Following up on the THD measurement of the Burson V6 Classic (which also shows the test setup and limitations), here's its frequency response.
These measurements are showing up now because the QA401 is not linear. The measurements had to be compensated for that.
The frequency response is measured with an output of 0 dBV / 1V rms and a gain of 1.36 dB / 1.17X.
The Burson V6 Classic's gain is 0.1 dB lower than expected. It performs great otherwise, showing -0.2/-0.1 dB all the way from 10 Hz to 80 kHz. This is as high as I can go with 192 kHz sampling frequency. The graph uses a relative scale since it would otherwise disappear under the 0 dB horizontal line.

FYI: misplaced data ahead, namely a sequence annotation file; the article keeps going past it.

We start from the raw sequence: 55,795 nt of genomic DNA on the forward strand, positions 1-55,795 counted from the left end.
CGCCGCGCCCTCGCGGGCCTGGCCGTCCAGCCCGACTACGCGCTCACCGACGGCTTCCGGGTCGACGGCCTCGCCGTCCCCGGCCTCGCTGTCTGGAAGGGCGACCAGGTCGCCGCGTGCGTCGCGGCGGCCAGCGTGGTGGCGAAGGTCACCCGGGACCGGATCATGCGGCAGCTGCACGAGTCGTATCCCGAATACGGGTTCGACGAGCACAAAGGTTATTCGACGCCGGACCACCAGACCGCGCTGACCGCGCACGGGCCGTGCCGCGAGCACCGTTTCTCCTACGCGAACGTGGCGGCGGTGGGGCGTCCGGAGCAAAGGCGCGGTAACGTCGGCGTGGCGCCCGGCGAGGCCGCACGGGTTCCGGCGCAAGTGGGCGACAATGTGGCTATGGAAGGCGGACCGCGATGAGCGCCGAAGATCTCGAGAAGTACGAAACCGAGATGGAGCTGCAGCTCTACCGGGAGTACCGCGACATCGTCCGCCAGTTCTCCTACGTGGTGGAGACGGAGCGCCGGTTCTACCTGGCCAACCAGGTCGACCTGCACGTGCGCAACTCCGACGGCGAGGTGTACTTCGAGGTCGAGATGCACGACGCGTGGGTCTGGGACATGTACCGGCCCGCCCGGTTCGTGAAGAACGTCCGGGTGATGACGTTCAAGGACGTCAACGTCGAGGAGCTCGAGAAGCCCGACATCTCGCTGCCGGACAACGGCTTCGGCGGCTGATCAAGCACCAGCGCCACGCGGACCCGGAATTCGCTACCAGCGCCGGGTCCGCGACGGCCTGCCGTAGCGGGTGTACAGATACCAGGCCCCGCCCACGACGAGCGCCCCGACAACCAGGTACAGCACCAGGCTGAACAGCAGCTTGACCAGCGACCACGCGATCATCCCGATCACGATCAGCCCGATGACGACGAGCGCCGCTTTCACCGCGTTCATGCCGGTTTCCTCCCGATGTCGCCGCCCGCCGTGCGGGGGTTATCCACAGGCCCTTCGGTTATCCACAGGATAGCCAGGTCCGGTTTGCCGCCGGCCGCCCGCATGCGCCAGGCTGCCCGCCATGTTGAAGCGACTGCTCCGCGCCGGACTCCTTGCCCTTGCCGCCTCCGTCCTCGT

But how high does it go? Time to whip out the Rigol DG1022 function generator and the Rigol DS1054Z oscilloscope. ~1.5 MHz is the answer (with the noise starting at about -20 dB below the signal). Go beyond that and the amplification still holds for a while, but the signal is no longer a sinus.
The signal is down -3 dB at approx. 3.7 MHz. By then it's a pure saw tooth signal.